Mr. O'CONNELL: Yeah. I really do think that that's been somewhat underestimated, just the enormous impact that Alexander had on the Mediterranean basin, not just in the Greek world but also in Italy and also even in Carthage, which is essentially a Phoenician or you could call the Carthaginians probably Phoenicians on steroids.

But all these people seem to have tried to model themselves on Alexander. Hannibal, the very act of bringing his army over the Alps, was something of a stunt. It sort of one-upped Alexander. He just crossed the Hellespont.

CONAN: And Scipio could lead an army of tens of thousands through the snowy passes of the Alps while barbarians were shattering his lines with boulders and fleeting him into traps.

Mr. OCONNELL: Right. Right. Right. Right.

CONAN: And interesting, though, it is in Spain - how much of the story happens in Spain is fascinating. But part of it, when Scipio is first there and one of the tribes, after a great victory over the forces of Carthage, one of the tribes wants to declare him king, and he says, no, no, no, no, no. King, that would go over very badly in Rome. We have very bad experience with kings. Call me imperator.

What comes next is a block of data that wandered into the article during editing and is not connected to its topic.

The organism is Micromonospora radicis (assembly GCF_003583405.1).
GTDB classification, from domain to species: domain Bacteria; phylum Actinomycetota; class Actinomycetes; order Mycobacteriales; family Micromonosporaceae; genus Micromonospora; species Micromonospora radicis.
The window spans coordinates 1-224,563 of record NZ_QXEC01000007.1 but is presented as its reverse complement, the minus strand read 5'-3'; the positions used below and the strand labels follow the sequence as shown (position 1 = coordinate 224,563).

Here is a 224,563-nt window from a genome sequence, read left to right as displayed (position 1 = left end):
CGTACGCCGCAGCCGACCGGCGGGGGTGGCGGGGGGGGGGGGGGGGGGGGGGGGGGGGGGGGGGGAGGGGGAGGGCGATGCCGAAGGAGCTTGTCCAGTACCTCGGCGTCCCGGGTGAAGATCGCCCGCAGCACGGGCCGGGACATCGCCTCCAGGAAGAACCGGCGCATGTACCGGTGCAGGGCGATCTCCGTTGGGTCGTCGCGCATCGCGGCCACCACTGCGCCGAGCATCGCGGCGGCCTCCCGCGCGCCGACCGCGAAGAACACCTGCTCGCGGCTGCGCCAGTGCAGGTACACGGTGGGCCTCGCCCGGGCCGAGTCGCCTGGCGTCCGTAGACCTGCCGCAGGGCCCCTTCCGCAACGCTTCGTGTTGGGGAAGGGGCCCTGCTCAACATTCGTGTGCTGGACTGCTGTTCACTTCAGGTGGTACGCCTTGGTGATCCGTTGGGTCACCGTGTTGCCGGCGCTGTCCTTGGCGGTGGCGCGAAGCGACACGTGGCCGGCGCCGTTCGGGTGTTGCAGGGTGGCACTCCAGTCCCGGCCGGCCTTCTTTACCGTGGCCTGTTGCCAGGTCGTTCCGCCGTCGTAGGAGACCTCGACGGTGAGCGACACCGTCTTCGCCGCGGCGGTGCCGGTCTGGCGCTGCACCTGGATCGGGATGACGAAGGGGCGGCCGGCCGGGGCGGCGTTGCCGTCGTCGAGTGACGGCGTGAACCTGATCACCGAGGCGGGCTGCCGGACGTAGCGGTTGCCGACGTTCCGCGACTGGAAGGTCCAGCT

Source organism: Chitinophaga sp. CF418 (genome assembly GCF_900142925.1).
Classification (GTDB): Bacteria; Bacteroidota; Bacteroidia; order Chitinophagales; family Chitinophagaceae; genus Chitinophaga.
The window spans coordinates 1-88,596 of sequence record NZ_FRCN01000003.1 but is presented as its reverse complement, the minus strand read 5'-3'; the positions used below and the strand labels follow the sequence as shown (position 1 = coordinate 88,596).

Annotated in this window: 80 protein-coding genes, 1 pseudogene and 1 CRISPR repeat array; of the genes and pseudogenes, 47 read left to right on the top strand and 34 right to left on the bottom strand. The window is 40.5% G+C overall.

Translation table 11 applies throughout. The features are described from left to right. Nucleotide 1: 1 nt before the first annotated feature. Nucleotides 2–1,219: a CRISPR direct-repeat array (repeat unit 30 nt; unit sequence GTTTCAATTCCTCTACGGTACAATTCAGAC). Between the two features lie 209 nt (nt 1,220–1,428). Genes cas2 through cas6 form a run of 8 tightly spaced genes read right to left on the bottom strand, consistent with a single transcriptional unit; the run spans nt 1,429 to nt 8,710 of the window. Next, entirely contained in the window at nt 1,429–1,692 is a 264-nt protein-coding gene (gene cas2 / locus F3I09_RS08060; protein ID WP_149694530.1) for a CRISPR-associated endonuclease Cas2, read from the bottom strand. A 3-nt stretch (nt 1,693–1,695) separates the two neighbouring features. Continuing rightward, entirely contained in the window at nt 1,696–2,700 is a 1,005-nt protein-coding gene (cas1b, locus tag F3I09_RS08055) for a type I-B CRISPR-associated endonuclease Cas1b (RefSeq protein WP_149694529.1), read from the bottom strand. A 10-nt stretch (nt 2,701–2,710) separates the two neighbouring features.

Mr. OCONNELL: Right. Right. Its the first time a Roman general had been called imperator. And it got the attention of the Senate. The Senate when Scipio came back from this great victory in Spain, which was very important because Spain was the home base of Hannibal and his family as well as the Carthaginians when he came back, the Senate looked very suspiciously at him, and this statement of calling him imperator was brought up in the debates. Its one of the reasons they didnt want to give him an army to invade Africa.

CONAN: It would be not the last time imperator would be used to describe a Roman general.

Mr. OCONNELL: No, no.

CONAN: Robert OConnell, thank you very much for your time today. We appreciate it.

Mr. OCONNELL: Thank you, Neal.

CONAN: Robert L. OConnells book is called The Ghosts of Cannae. You can read about how the Roman historian Polybius described the Battle of Cannae at our website. Thats at npr.org. He joined us from the studios of the University of Virginia in Charlottesville.

Youre listening to TALK OF THE NATION from NPR News.

Copyright © 2010 NPR. All rights reserved. Visit our website terms of use and permissions pages at www.npr.org for further information.

NPR transcripts are created on a rush deadline by Verb8tm, Inc., an NPR contractor, and produced using a proprietary transcription process developed with NPR. This text may not be in its final form and may be updated or revised in the future. Accuracy and availability may vary. The authoritative record of NPR’s programming is the audio record.